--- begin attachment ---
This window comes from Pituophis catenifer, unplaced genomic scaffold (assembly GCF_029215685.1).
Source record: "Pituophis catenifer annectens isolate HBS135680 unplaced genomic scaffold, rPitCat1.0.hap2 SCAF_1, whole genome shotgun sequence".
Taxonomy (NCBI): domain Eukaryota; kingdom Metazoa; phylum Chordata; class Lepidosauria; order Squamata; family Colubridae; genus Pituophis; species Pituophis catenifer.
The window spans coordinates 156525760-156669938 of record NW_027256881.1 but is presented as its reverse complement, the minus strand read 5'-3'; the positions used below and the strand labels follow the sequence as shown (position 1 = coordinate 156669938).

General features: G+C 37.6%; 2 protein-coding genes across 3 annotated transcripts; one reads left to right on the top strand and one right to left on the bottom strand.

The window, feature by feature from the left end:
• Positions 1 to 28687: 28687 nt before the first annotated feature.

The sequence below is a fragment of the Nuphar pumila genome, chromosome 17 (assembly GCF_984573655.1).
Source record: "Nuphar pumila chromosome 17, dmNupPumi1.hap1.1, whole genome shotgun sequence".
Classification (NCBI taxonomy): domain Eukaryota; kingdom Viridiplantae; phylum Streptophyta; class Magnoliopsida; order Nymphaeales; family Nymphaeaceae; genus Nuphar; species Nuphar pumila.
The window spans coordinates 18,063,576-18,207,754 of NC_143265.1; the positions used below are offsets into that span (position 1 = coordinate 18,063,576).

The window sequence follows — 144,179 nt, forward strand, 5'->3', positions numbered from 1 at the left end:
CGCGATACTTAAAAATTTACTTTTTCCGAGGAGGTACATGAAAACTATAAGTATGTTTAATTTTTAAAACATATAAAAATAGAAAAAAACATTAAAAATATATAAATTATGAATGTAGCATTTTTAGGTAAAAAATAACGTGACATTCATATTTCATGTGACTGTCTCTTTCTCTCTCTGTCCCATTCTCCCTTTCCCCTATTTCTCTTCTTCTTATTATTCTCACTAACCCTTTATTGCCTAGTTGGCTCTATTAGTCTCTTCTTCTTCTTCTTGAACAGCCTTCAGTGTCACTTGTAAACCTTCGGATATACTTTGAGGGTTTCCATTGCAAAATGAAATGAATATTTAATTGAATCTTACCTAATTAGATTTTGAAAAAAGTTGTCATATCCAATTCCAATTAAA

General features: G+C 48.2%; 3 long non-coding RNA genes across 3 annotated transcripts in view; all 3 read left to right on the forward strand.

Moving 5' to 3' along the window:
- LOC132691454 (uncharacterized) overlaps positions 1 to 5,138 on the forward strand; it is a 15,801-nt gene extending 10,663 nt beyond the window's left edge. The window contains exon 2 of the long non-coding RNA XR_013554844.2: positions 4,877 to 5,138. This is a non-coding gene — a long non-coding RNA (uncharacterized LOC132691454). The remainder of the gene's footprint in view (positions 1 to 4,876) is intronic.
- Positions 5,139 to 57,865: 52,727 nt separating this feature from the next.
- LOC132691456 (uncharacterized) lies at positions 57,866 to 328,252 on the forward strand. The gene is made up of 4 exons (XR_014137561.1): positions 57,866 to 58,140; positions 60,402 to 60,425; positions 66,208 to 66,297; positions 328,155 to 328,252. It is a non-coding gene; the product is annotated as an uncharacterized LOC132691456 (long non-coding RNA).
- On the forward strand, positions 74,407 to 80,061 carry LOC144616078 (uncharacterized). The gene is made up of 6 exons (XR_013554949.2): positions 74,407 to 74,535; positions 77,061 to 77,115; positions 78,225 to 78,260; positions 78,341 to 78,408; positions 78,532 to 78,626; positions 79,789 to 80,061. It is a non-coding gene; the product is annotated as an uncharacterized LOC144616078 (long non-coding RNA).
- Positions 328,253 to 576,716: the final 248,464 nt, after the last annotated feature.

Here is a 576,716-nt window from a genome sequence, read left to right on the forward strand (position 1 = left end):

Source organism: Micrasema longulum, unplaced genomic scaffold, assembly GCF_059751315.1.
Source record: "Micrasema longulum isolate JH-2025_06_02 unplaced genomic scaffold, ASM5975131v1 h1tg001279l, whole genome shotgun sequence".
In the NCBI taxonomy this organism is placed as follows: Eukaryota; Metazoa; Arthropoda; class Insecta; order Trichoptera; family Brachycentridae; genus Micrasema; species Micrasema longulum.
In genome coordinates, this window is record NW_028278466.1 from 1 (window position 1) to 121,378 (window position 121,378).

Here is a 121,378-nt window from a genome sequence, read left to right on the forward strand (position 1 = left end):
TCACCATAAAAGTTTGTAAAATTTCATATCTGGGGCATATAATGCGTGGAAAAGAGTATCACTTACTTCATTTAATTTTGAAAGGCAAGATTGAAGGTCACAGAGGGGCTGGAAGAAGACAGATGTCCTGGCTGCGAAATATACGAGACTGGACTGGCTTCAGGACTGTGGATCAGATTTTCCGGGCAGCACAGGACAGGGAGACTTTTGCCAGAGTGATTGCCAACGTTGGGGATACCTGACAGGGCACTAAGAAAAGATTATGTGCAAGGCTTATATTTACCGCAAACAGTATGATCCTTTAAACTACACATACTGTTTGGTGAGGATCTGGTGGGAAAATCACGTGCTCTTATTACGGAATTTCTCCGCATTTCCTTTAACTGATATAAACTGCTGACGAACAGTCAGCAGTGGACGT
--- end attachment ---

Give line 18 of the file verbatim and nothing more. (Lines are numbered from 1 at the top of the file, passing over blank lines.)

- LOC132691456 (uncharacterized) lies at positions 57,866 to 328,252 on the forward strand. The gene is made up of 4 exons (XR_014137561.1): positions 57,866 to 58,140; positions 60,402 to 60,425; positions 66,208 to 66,297; positions 328,155 to 328,252. It is a non-coding gene; the product is annotated as an uncharacterized LOC132691456 (long non-coding RNA).